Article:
Dickie Marrow lay powerless on the ground importunate for his life while three men beat him senselessly with fists, feet, and the butt of a rifle. After which someone said, “Shoot the son of a bitch!” and one man fired up a shot into Dickie’s brain. This is an event that had several witnesses. Not any of the perpetrators were queried by the police until at least forty-eight hours after the happening, and people who willingly and at some jeopardy to themselves came forward to offer to give testimony to the police without delay afterward had to wait until they lastly left the station. The fact remains that Dickie Marrow was black and his attackers were white. What makes it more interesting and intensifying that racial discrimination is still persistent in the United States is that the incident took place in the year 1970, nearly ten years after civil rights were thought to be a done deal in Oxford, North Carolina.

Blood Done Sign My Name is basic coverage for accepting the currents and the undercurrents of the Civil Rights movement: the impracticable hopes of the meager left, the self-destructive antagonism of the young, and the consequences transform for the improved, changes for the inferior, and no factual sense of finality on either side. Tyson makes as valiant an attempt as anyone could find redemptive truth through an intellectual classification of the multifaceted and upsetting facts of the case. In doing so, all of us are condemned, and we are all vindicated. In his rationalization for being focused so much of his innovative life on the assessment of the murder of Dickie Marrow, Tyson states, “We are runaway slaves from our own past, and only by turning to face the hounds can we find our freedom beyond them”.

Like several other small Southern towns, Oxford had scarcely been touched by the civil rights movement. But in the rouse of the assassination, young African Americans took to the streets. While lawyers skirmished in the courthouse, the Klan raged in the shadows, and black Vietnam veterans set on fire the town’s tobacco warehouses. Tyson’s father, the member of the clergy of Oxford’s all-white Methodist church, advised the town to come to terms with its bloody racial history. In the end, on the other hand, the Tyson family was enforced to move away. Through this book, the author puts forward a narrative of the story and its effects on him with a discussion of the racial history of the United States, focusing on the persistence of discrimination despite federal law and on the violent practicalities of that history on both sides of the blacks as well as the whites. Through the book, the author has challenged the famous memory of the movement as a nonviolent call on America’s conscience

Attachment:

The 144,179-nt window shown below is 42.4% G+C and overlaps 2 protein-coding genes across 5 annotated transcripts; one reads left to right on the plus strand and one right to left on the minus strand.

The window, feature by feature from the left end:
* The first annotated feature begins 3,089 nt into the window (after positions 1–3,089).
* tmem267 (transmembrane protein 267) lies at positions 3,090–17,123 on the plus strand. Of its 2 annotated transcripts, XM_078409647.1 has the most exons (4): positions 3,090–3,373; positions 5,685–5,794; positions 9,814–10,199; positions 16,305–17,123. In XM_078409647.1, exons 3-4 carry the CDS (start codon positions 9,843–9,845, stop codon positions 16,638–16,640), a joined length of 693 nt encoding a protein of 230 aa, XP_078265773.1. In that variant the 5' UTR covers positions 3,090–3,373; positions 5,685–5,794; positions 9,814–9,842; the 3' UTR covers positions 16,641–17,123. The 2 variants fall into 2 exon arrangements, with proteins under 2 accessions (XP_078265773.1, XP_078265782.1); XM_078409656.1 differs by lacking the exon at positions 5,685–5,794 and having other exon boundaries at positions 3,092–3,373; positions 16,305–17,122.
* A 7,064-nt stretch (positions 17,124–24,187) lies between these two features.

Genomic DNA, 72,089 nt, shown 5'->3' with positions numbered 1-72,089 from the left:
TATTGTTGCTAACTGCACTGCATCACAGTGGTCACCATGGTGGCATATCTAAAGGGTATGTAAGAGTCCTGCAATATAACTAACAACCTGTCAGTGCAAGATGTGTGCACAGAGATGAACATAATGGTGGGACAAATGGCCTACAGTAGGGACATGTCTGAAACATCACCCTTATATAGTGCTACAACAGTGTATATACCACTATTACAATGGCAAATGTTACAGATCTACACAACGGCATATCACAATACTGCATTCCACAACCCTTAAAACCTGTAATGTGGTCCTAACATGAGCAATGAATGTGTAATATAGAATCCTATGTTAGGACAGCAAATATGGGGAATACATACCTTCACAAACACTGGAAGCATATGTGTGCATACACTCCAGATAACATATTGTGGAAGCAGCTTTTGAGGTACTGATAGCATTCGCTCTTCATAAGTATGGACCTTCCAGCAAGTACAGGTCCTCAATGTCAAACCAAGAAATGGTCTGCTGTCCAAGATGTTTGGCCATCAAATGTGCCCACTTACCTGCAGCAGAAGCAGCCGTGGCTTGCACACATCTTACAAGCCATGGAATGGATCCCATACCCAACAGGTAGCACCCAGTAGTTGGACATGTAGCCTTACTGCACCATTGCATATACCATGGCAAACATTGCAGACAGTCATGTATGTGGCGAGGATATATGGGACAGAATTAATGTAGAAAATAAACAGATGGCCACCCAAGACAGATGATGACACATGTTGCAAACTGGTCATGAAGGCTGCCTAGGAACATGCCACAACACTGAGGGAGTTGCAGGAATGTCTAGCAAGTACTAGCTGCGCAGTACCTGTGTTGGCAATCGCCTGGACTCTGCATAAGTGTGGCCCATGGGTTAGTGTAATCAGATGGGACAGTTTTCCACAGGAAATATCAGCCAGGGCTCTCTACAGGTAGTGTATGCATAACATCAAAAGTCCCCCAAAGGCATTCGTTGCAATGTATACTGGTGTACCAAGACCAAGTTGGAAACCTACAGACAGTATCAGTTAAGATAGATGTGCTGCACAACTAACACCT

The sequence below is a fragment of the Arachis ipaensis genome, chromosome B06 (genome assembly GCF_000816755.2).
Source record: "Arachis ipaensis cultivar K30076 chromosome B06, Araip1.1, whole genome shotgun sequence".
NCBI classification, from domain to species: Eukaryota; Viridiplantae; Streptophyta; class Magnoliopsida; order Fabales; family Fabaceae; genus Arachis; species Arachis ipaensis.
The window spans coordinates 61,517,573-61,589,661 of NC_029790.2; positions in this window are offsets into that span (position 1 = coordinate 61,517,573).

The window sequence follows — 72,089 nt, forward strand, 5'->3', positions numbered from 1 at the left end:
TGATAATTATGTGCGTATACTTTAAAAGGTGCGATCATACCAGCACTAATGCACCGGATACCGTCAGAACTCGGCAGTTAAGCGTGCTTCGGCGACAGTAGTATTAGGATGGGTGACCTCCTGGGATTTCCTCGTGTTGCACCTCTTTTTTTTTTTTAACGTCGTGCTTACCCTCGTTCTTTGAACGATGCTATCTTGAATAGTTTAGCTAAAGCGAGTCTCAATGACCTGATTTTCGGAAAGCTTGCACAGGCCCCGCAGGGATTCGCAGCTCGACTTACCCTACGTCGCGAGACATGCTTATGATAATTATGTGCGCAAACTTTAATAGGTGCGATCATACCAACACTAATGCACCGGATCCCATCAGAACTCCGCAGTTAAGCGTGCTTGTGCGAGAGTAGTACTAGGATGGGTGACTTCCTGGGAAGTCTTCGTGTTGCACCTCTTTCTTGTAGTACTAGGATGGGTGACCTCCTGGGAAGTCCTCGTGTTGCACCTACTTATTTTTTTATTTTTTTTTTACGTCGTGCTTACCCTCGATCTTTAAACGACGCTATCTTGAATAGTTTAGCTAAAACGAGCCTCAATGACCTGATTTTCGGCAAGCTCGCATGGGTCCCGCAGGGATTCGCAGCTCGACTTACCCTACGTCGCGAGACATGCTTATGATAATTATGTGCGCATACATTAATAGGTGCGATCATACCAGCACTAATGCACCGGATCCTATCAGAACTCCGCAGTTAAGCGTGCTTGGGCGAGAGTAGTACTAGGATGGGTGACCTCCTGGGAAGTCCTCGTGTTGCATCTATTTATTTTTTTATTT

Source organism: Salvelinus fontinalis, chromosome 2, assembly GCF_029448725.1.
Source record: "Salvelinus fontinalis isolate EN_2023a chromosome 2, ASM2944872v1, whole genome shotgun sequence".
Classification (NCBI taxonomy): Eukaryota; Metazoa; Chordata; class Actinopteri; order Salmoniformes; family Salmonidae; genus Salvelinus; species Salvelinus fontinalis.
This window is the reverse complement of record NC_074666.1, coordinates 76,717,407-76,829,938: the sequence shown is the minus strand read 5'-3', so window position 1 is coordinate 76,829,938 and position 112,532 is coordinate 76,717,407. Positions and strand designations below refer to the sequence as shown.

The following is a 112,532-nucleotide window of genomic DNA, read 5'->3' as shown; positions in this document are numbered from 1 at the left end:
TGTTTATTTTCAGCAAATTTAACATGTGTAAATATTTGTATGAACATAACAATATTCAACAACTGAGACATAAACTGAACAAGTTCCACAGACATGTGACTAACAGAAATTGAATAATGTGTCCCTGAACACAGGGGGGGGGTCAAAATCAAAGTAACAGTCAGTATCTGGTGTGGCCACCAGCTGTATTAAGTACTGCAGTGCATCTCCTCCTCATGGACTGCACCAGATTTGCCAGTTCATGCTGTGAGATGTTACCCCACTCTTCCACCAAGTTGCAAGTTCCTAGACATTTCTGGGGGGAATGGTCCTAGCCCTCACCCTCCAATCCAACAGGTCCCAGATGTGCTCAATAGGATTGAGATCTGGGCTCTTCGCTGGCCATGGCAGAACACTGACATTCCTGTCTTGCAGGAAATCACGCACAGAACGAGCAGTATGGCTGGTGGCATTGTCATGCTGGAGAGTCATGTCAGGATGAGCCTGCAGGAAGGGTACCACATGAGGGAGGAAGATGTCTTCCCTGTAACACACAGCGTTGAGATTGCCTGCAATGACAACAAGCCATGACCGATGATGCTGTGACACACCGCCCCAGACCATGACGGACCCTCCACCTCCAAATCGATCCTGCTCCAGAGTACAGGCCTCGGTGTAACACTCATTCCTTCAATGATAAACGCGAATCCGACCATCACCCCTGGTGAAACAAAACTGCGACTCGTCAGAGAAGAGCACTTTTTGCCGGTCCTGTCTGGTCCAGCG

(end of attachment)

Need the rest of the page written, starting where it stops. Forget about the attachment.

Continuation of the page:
Tim Tyson’s fascinating narrative of that sweltering summer brings granular blues truth, elevated gospel apparition, and down-home hilarity to a scandalous episode of our history. Like To Kill a Mockingbird, Blood Done Sign My Name is a classic representation of a memorable time and place


In the light of the above discussion, we can hereby culminate that in the book namely Blood Done Sign My Name: A True Story by Timothy B. Tyson, the author has presented the fact that racial discrimination still exists in the United States of America. It begins by presenting to us the horrible scene of a murder and then delves into reminding us that this incident happened at a time when civil rights were authorized, which shows that racial discrimination exists in America.

Works Cited

Tyson, Timothy. D Done Sign My Name: A True Story. Crown. United States of America. ISBN-10: 0609610589.